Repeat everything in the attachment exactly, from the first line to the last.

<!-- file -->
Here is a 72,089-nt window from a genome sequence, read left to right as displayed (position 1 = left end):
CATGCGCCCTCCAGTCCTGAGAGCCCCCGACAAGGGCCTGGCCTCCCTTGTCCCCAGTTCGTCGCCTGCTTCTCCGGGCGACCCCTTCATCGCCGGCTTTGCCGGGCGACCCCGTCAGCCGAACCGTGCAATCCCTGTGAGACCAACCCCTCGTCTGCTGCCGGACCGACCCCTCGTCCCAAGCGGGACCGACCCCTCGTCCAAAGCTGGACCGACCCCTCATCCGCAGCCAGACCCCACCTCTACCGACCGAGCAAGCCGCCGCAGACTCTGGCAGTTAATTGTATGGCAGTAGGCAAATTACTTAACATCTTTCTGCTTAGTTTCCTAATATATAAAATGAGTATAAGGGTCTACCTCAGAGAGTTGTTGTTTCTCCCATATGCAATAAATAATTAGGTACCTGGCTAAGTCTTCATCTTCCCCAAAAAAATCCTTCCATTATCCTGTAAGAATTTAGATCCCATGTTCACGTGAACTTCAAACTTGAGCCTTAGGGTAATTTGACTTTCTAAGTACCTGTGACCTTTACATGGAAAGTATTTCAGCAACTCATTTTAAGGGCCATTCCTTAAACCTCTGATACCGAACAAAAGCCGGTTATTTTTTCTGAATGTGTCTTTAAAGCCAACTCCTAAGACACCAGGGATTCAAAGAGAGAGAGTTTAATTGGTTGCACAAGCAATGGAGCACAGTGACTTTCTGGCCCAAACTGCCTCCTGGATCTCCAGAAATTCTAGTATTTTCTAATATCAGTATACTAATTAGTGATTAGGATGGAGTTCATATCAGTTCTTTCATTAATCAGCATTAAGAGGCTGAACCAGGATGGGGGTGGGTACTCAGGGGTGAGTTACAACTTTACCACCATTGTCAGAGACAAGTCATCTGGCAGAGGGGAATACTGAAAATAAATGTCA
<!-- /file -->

Here is a 72,089-nt window from a genome sequence, read left to right as displayed (position 1 = left end):
CATGCGCCCTCCAGTCCTGAGAGCCCCCGACAAGGGCCTGGCCTCCCTTGTCCCCAGTTCGTCGCCTGCTTCTCCGGGCGACCCCTTCATCGCCGGCTTTGCCGGGCGACCCCGTCAGCCGAACCGTGCAATCCCTGTGAGACCAACCCCTCGTCTGCTGCCGGACCGACCCCTCGTCCCAAGCGGGACCGACCCCTCGTCCAAAGCTGGACCGACCCCTCATCCGCAGCCAGACCCCACCTCTACCGACCGAGCAAGCCGCCGCAGACTCTGGCAGTTAATTGTATGGCAGTAGGCAAATTACTTAACATCTTTCTGCTTAGTTTCCTAATATATAAAATGAGTATAAGGGTCTACCTCAGAGAGTTGTTGTTTCTCCCATATGCAATAAATAATTAGGTACCTGGCTAAGTCTTCATCTTCCCCAAAAAAATCCTTCCATTATCCTGTAAGAATTTAGATCCCATGTTCACGTGAACTTCAAACTTGAGCCTTAGGGTAATTTGACTTTCTAAGTACCTGTGACCTTTACATGGAAAGTATTTCAGCAACTCATTTTAAGGGCCATTCCTTAAACCTCTGATACCGAACAAAAGCCGGTTATTTTTTCTGAATGTGTCTTTAAAGCCAACTCCTAAGACACCAGGGATTCAAAGAGAGAGAGTTTAATTGGTTGCACAAGCAATGGAGCACAGTGACTTTCTGGCCCAAACTGCCTCCTGGATCTCCAGAAATTCTAGTATTTTCTAATATCAGTATACTAATTAGTGATTAGGATGGAGTTCATATCAGTTCTTTCATTAATCAGCATTAAGAGGCTGAACCAGGATGGGGGTGGGTACTCAGGGGTGAGTTACAACTTTACCACCATTGTCAGAGACAAGTCATCTGGCAGAGGGGAATACTGAAAATAAATGTCA